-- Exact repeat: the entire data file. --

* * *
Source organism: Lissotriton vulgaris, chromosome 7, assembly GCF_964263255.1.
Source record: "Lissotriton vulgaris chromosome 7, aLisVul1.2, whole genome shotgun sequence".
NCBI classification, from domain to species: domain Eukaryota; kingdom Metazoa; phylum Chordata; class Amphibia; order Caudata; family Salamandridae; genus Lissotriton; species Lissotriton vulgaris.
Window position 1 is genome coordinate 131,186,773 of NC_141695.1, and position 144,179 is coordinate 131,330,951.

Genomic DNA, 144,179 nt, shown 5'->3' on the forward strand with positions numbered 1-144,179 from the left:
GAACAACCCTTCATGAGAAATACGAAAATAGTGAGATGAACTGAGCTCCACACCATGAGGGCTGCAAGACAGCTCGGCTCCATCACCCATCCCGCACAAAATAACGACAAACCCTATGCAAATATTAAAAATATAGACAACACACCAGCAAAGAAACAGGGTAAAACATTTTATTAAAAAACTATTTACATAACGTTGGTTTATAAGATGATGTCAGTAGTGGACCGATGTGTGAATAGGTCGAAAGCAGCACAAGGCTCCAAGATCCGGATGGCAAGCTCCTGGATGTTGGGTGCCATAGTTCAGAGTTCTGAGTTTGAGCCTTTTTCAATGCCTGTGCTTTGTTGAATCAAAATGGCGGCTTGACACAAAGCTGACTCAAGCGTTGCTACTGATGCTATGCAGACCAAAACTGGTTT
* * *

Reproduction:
Source organism: Lissotriton vulgaris, chromosome 7, assembly GCF_964263255.1.
Source record: "Lissotriton vulgaris chromosome 7, aLisVul1.2, whole genome shotgun sequence".
NCBI classification, from domain to species: domain Eukaryota; kingdom Metazoa; phylum Chordata; class Amphibia; order Caudata; family Salamandridae; genus Lissotriton; species Lissotriton vulgaris.
Window position 1 is genome coordinate 131,186,773 of NC_141695.1, and position 144,179 is coordinate 131,330,951.

Genomic DNA, 144,179 nt, shown 5'->3' on the forward strand with positions numbered 1-144,179 from the left:
GAACAACCCTTCATGAGAAATACGAAAATAGTGAGATGAACTGAGCTCCACACCATGAGGGCTGCAAGACAGCTCGGCTCCATCACCCATCCCGCACAAAATAACGACAAACCCTATGCAAATATTAAAAATATAGACAACACACCAGCAAAGAAACAGGGTAAAACATTTTATTAAAAAACTATTTACATAACGTTGGTTTATAAGATGATGTCAGTAGTGGACCGATGTGTGAATAGGTCGAAAGCAGCACAAGGCTCCAAGATCCGGATGGCAAGCTCCTGGATGTTGGGTGCCATAGTTCAGAGTTCTGAGTTTGAGCCTTTTTCAATGCCTGTGCTTTGTTGAATCAAAATGGCGGCTTGACACAAAGCTGACTCAAGCGTTGCTACTGATGCTATGCAGACCAAAACTGGTTT